Pithecellobium dulce

Accession Count: 3
Common Name: guamuchil
Family Name: Fabaceae
Botanical Name: Pithecellobium dulce
Botanical Synonyms: Feuilleea dulcis, Inga dulcis, Inga javana
Sub Species:
Compound: Pit dul
Geographic Origin: Mexico
Ecozone Origin: Neotropic
Biome Origin:
Natural History:
The Guamuchil tree is a flowering plant that belongs to the Fabaceae family (1).  It is a fast-growing tree first introduced as a shade tree in dry lowlands and eventually became naturalized in many areas (2).  It is native to Mexico, Central America, and northern South America (1).  The Guamuchil tree is now distributed outside its native range in Puerto Rico, Jamaica, Cuba, Hawaii, India and the Philippines as well as in areas where it is used as an ornamental (5).
Cultivation Notes:
Guamuchil is adaptable to a variety of soil types and habitats in the tropics and subtropics (4).  It grows rapidly and may produce large amounts of quickly germinating seeds that are dispersed by native birds (4).  Guamuchil can tolerate a wide range of soils including clays, rocky limestone soils, nutrient poor sands and soils with a high water-table (2).  It grows best in well drained and deep agricultural soils (2).  Guamuchil produces flowers at about two years of age; flowering generally occurs between December and May, fruits develop from February to August (2).  The flowers are grouped in small, dense, sub-spherical heads, 7-12 mm in diameter with 20-30 flowers per head (4).  The seeds are dispersed by birds that feed on the sweet seed pods.  It is drought resistant and can survive in dry landscapes, making Guamuchil suitable for cultivation in many areas (3).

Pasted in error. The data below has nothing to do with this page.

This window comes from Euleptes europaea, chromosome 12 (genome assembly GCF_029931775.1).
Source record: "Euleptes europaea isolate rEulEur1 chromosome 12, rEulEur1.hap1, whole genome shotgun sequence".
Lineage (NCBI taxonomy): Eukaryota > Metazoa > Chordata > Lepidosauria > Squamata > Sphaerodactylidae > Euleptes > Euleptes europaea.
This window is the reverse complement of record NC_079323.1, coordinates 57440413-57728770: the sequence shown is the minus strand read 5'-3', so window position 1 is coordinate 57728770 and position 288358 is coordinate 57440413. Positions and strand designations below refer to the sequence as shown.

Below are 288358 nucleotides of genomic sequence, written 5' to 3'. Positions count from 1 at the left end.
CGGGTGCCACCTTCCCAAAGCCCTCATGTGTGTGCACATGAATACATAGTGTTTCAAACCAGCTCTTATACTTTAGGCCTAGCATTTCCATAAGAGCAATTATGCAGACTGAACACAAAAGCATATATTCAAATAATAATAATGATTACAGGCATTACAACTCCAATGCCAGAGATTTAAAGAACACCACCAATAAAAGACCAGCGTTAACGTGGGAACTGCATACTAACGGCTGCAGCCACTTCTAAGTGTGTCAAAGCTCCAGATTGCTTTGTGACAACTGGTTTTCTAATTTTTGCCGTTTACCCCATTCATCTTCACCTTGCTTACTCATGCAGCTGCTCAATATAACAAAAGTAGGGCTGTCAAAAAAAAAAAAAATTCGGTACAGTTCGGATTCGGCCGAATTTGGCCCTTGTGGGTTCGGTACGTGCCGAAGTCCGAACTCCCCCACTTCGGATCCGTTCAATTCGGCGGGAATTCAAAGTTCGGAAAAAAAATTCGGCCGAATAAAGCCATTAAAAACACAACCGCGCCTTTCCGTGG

The seed pods contain a sweet pulp that can be eaten raw, roasted or prepared in a sweet drink similar to lemonade (3).  The wood is used for paneling, boxes, crates, wagon wheels, general construction, posts and fuel (2).  Guamuchil is also known as a good forage plant for honey bees (2).  In Asia Guamuchil is used as a source for various medicinal products, timber, tannins and dyes (2). Pods and leaves gathered from the plant clippings are fed to livestock such as horses, goats, camels, cattle and sheep (3).  In Haiti the fruit pulp is used to stop blood flow in cases of heamoptysis (3).  The seeds contain greenish oil that can be refined and bleached in order to make soap (3).  The bark of the plant is harvested for its high tannin content and use as a home remedy (5).  Extract from the Guamuchil twigs can be an effective treatment for tobacco mosaic virus (2).

Height: 20 - 50 feet
Width: 0 - 5 feet
Growth Rate: Fast Growing
Grow Season: Spring
Flower Season: Summer
Color: White
Function: Shade
Spread: Spreading
Allergen: Non-allergenic
Invasive: Invasive
Toxicity: Benign
Hardy: Hardy
Water Use: Low water Use

1. Guamúchil (Pithecellobium dulce). Retrieved on 8 December 2013.

2. Parrotta, J. (1991). Pithecellobium Dulce. USDA Forest Service.

3. Orwa, C., A, Mutua., Kindt, R., Jamnadass, R., S, Anthony. (2009) Agroforestree Database. Web. Retrieved on 8 December 2013.

4. Invasive Species Compendium. Retrieved on December 8, 2013.

5. ‘Opiuma. Retrieved on December 8, 2013.


Pithecellobium dulce